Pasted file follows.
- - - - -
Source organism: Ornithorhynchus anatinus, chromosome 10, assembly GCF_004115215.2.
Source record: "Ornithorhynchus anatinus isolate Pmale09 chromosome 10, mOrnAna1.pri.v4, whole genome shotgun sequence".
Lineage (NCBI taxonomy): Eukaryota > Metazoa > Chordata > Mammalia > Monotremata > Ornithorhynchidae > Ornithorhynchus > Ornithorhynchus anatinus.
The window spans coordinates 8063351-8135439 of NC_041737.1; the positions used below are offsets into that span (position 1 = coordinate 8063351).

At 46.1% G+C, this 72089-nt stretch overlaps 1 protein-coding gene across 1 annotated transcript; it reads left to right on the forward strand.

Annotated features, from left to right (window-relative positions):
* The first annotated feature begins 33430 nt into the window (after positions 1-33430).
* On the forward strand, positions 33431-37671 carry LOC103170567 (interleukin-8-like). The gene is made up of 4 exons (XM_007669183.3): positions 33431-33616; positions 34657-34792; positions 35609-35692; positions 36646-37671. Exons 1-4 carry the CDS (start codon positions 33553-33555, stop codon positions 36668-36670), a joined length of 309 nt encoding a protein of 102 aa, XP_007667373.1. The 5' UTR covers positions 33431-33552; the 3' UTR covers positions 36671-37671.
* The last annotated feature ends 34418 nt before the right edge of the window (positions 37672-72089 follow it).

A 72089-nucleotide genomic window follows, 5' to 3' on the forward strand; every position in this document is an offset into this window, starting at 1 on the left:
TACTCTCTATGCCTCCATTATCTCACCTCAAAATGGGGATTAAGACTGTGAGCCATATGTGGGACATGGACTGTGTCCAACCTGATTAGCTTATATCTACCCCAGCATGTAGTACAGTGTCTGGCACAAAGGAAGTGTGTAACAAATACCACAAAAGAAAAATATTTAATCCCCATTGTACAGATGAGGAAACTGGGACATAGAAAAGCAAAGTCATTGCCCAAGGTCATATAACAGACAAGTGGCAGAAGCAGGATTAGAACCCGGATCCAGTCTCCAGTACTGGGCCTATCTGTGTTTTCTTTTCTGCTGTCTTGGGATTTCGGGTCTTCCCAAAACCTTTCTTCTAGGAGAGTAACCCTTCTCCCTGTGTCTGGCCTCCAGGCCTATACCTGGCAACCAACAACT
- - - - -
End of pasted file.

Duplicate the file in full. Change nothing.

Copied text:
Source organism: Ornithorhynchus anatinus, chromosome 10, assembly GCF_004115215.2.
Source record: "Ornithorhynchus anatinus isolate Pmale09 chromosome 10, mOrnAna1.pri.v4, whole genome shotgun sequence".
Lineage (NCBI taxonomy): Eukaryota > Metazoa > Chordata > Mammalia > Monotremata > Ornithorhynchidae > Ornithorhynchus > Ornithorhynchus anatinus.
The window spans coordinates 8063351-8135439 of NC_041737.1; the positions used below are offsets into that span (position 1 = coordinate 8063351).

At 46.1% G+C, this 72089-nt stretch overlaps 1 protein-coding gene across 1 annotated transcript; it reads left to right on the forward strand.

Annotated features, from left to right (window-relative positions):
* The first annotated feature begins 33430 nt into the window (after positions 1-33430).
* On the forward strand, positions 33431-37671 carry LOC103170567 (interleukin-8-like). The gene is made up of 4 exons (XM_007669183.3): positions 33431-33616; positions 34657-34792; positions 35609-35692; positions 36646-37671. Exons 1-4 carry the CDS (start codon positions 33553-33555, stop codon positions 36668-36670), a joined length of 309 nt encoding a protein of 102 aa, XP_007667373.1. The 5' UTR covers positions 33431-33552; the 3' UTR covers positions 36671-37671.
* The last annotated feature ends 34418 nt before the right edge of the window (positions 37672-72089 follow it).

A 72089-nucleotide genomic window follows, 5' to 3' on the forward strand; every position in this document is an offset into this window, starting at 1 on the left:
TACTCTCTATGCCTCCATTATCTCACCTCAAAATGGGGATTAAGACTGTGAGCCATATGTGGGACATGGACTGTGTCCAACCTGATTAGCTTATATCTACCCCAGCATGTAGTACAGTGTCTGGCACAAAGGAAGTGTGTAACAAATACCACAAAAGAAAAATATTTAATCCCCATTGTACAGATGAGGAAACTGGGACATAGAAAAGCAAAGTCATTGCCCAAGGTCATATAACAGACAAGTGGCAGAAGCAGGATTAGAACCCGGATCCAGTCTCCAGTACTGGGCCTATCTGTGTTTTCTTTTCTGCTGTCTTGGGATTTCGGGTCTTCCCAAAACCTTTCTTCTAGGAGAGTAACCCTTCTCCCTGTGTCTGGCCTCCAGGCCTATACCTGGCAACCAACAACT